WFO Radio Show Archives

Wednesday, April 29, 2009

A Major Loss...

NASCAR lost one of its most independent voices this week. David Poole of the Charlotte Observer and Sirius Radio passed away due to a heart attack on Tuesday. This is a major blow to the NASCAR media community and the sport in general.
My experiences with David were limited, but the opportunities that I did have to speak with him were educational and eye opening.

He was a progressive thinker who was not afraid to challenge NASCAR at the highest levels. David Poole spoke his mind regardless of the potential negative result. That will be very difficult to replace in the echo chamber that is the NASCAR media center.

Many factors come into play for those that cover the sport. One of the strongest factors is simply survival. The desire to continue to work and interview the sport's top athletes has a negative effect on many who try to do the job. Many do not want to “rock the boat” so that they can continue to pursue their own careers. They can’t risk alienating drivers or NASCAR officials with harsh criticism because they might not get an interview the following week. David Poole was never worried about rocking the boat. He was never concerned about anything other than his views as they related to the sport. That will be difficult to replace. If NASCAR wants to continue evolving to the level of other major sports it needs more people like David Poole, not less. David will be missed.

Farewell Pontiac

This week we have learned that General Motors will discontinue the historic Pontiac brand. This news hurts me to the bone. I can proudly say, “I am a Pontiac guy” and I always will be. Make no mistake; Pontiac was GM’s affordable performance brand. Over the years, from “Fireball” Roberts to Rusty Wallace and John Force to Warren Johnson, Pontiac was a force in racing. I myself race a Pontiac. While the majority of the American car buying public identify themselves based on Ford vs. Chevy, there was always the select group of individuals that bought Pontiac.

The Pontiac brand separated itself on several fronts. To put it simply, Pontiac was always classier than it’s competition. What the Firebird was to the Camaro and the GMC is to the Chevy truck, Pontiac was to its competitors; a nicer, cooler car with a personality all its own. Sure, it was a little more expensive, but the separation from the masses was worth it.

Pontiac owners are a special breed of people who will have to choose among watered down selections from now on. I believe that GM is making a huge mistake getting rid of Pontiac. They were the third largest seller at the General and sold double the cars that Buick does. While Buick survives due to its popularity in China, the loss of Pontiac is a sacrifice at the alter of the economy and a shot over the bow of all performance vehicles.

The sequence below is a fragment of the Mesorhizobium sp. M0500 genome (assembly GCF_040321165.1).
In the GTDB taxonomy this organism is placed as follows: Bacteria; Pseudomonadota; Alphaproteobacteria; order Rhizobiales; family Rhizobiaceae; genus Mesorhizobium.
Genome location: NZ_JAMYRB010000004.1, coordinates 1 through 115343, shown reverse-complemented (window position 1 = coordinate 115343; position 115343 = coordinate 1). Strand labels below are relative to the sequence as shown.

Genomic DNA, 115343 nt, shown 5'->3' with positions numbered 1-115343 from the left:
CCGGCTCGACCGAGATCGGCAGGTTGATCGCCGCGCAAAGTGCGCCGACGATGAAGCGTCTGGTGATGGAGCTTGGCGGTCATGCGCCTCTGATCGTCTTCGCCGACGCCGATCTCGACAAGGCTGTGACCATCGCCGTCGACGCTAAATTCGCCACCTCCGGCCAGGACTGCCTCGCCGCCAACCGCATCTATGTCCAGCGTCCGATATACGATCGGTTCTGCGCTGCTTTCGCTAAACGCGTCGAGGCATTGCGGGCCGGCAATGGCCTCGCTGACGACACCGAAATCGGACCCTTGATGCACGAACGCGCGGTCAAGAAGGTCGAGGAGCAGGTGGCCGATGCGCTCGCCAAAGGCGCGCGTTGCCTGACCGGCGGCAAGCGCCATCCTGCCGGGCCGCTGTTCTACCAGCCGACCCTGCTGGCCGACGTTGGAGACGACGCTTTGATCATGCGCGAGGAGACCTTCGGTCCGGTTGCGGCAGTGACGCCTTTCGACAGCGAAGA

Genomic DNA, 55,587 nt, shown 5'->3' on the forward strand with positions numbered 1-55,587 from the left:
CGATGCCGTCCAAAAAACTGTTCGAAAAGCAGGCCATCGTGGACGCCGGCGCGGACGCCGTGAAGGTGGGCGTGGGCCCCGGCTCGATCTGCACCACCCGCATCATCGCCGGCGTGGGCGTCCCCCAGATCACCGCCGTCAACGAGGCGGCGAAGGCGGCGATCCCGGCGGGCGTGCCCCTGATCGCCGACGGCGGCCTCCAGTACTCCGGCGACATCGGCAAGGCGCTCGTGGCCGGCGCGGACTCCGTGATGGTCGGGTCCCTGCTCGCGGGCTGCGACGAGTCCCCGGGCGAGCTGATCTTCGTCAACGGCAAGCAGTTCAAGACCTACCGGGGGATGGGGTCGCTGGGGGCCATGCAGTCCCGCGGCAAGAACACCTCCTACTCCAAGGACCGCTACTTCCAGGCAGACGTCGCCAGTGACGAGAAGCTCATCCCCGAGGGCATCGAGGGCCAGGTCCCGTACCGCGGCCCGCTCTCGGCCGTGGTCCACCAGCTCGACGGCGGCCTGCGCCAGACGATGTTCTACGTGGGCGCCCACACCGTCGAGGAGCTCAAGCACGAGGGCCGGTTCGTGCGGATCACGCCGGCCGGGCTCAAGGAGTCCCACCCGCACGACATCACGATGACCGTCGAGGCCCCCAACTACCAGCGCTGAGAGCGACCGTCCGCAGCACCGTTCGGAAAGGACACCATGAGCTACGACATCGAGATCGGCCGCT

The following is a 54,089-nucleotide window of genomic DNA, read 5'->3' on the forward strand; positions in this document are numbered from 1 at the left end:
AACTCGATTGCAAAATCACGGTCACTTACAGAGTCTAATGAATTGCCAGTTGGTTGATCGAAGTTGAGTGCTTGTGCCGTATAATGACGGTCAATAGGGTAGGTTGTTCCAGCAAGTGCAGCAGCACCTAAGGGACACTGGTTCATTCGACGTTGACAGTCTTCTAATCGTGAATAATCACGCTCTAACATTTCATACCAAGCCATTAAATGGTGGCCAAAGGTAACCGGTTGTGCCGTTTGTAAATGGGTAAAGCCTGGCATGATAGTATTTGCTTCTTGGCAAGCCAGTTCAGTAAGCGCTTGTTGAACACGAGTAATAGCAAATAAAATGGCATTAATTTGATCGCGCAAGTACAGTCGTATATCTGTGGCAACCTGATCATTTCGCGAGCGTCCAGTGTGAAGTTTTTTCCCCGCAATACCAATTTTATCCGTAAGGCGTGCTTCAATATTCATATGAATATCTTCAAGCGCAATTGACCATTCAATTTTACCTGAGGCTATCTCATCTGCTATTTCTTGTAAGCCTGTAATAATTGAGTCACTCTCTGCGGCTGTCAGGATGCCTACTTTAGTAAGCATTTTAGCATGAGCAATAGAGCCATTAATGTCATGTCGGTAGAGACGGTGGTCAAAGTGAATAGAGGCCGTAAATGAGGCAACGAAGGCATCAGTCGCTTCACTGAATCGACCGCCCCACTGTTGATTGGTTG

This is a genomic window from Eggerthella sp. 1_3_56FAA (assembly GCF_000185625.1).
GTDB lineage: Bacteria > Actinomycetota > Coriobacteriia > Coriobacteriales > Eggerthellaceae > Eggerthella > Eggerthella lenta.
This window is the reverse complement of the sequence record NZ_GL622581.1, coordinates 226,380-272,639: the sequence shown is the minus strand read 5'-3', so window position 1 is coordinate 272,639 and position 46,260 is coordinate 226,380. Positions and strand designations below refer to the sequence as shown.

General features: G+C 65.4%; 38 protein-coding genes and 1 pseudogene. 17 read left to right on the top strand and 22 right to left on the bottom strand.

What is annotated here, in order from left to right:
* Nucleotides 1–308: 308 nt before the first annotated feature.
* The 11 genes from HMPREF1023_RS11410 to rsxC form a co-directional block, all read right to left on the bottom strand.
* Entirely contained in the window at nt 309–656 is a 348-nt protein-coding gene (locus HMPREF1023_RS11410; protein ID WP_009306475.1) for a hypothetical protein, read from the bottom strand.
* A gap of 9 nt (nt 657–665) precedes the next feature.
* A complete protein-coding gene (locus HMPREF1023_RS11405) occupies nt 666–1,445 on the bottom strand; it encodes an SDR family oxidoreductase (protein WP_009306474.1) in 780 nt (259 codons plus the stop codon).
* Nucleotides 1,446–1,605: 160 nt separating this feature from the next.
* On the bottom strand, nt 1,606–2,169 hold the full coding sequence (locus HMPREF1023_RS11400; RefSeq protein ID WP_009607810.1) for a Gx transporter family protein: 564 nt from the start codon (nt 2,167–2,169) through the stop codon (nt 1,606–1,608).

Who to blame?

I have been trying to take this as well as possible, but the more I think about it, the angrier I get. General Motors was not in great shape a year ago, but they were not going bankrupt. Pontiac was moving to all rear-drive cars with high performance and attitude. The Solstice, the GXP and the G8 all proved to be exciting, well built cars for a good value. They looked cool and had personality. Now, the brand is going to be closed down for good.

So, who is to blame? First, we have to blame General Motors for the mismanagement of their own product and lack of profitability. We must blame them for falling behind in the 1980’s and losing an entire generation of young car buyers who now think Japanese brands are synonymous with quality and excitement. While that was twenty years ago, the failures of the 80’s are a major reason for GM’s troubles now. They lost the public relations war against the imports and now you would be hard pressed to find people younger than thirty that view Pontiac with excitement. Then again, I think anyone who thinks a Honda Civic is exciting has a mental problem.

Second, we must blame those who put the final nail in the coffin, the stewards of our nation’s economy the past several years. While I am not an economist, I do know that our economy was mismanaged at the highest levels. The recession and inability to get credit, not lack of interest, is what finally killed Pontiac. Those responsible for our countries economic disaster are also to blame for the loss of Pontiac. They will be forever linked as far as I’m concerned.

Each Pontiac commercial I see is a reminder of what we are losing and who is to blame. I, unfortunately, will now know what it was like to have been a “Studebaker” or “American Motors” guy. It is not something that I’m happy about but I will have to live with it. Fortunately, my family currently has ownership of four Pontiacs (78 Trans Am, 05 GTO, 08 Grand Prix and a 98 Firebird) that I will cherish until I can afford to purchase a 2010 G8. Regardless of what new vehicles are rolled out in the future I would always rather have the option of buying a Pontiac. This is a sad moment in automotive history.